"You ok, Beckett?"
"Aye," he answered hastily. "Sorry, I was thinking about something else."
"So, when will you let us go?"
"Son, your minds were taken over by two other people, and even if I'm sure that they left, I still want to keep you here for the night."
"May I at least have my laptop, Carson?"
"I don't want you to work, Elizabeth. You need some rest."
"And if I promise not to read reports?" she tried.
"What would you do?" John asked, wording Carson's own curiosity.
"I have a few games on it, actually," she admitted.
"I guess it's alright then. Colonel, do you need something from your quarters or your office?"
"Actually, yes. Bring me my copy of War and Peace. It's on my desk in my quarters."
"I'll radio Rodney to go retrieve the laptop and the book for you. Try to rest for a while until then. And that means you too, colonel," he added, turning on his heels to go back to his office.
As soon as Carson left the room, Elizabeth turned on her side, her back to John and stared at the wall in front of her. Thoughts were running in her head; she wanted to shut them out but she couldn't. Everything Phoebus did when she was in her body kept coming back at full force in the front of her mind. She knew perfectly well that these thoughts would keep nagging her until she analysed them.
A few minutes later, Rodney entered their room, carrying Elizabeth's laptop and John's book. He dropped the latter on the colonel's bed and handed the laptop to the diplomat.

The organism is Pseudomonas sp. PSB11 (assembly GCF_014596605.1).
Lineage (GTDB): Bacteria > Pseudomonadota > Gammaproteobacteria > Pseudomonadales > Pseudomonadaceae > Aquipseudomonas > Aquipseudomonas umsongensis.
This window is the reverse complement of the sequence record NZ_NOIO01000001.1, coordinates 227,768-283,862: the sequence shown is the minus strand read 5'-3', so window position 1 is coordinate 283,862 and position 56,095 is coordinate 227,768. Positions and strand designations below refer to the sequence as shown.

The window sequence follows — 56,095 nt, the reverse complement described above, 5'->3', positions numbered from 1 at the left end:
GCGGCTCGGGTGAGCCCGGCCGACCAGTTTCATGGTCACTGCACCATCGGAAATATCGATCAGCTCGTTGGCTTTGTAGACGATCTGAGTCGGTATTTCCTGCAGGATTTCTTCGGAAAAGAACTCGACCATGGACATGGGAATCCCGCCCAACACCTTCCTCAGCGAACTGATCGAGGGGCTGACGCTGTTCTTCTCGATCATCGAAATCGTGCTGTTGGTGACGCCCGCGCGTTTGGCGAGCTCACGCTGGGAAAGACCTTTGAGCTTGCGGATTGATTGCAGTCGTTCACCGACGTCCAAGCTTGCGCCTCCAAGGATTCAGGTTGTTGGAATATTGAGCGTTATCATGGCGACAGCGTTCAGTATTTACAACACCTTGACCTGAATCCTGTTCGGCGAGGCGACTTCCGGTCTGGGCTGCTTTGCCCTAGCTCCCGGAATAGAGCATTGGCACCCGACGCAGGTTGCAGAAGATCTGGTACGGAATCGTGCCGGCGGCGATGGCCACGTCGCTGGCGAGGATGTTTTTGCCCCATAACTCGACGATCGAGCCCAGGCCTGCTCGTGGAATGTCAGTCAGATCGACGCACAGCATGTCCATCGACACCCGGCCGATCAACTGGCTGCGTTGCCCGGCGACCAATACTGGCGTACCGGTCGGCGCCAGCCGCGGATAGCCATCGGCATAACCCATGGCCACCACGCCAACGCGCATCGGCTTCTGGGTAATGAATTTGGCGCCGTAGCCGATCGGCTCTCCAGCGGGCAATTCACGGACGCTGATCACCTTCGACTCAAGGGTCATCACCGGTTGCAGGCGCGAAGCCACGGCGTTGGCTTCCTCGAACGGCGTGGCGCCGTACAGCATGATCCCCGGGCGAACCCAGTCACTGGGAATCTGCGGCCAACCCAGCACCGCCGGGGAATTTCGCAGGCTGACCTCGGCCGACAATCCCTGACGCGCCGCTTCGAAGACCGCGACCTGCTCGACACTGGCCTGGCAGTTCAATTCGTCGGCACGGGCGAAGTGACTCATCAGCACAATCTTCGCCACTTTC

"Hey, McKay! Books can be fragile too," John complained.
"Yeah, yeah, whatever. Elizabeth, I've sent you my report about a piece of technology brought back by Lorne's team just before this whole mess began."
"She can't work," John stated, picking up his book. "Beckett told her so. It's the only reason he let her have her laptop."
"Can't it wait?" Elizabeth asked.
"No buts, McKay."
"I'll read it as soon as I'm back on duty, Rodney."
"Ok. I need to go back to work before Zelenka decides to begin a new experiment without me."
Elizabeth chuckled a little at Rodney once he was out of the infirmary. She turned on her laptop and John took time to really observe her. He could see lines of worry on her face and he knew it would be a long time before she could stop blaming herself for what happened when Phoebus was in control.
An hour later, John closed his book and set it on the nightstand.
"How does the reading go?" Elizabeth asked, without even looking at him.
"Slowly but surely, I'm at page 200. How does the Solitaire go?" he returned.
"I'm winning. You want to play chess?"
"Sure. Let me come over," John said, crossing the distance between their beds and sitting at the foot while Elizabeth started the game.
Waiting for John to make his first move, Elizabeth contemplated what she realized before Rodney's arrival. She was regretting every single thing Phoebus said and did but one; and she would cherish this one thing in her heart although she knew she and John would have to talk about it really soon.
Ok, it turned out longer and shippier than what I thought at the beginning.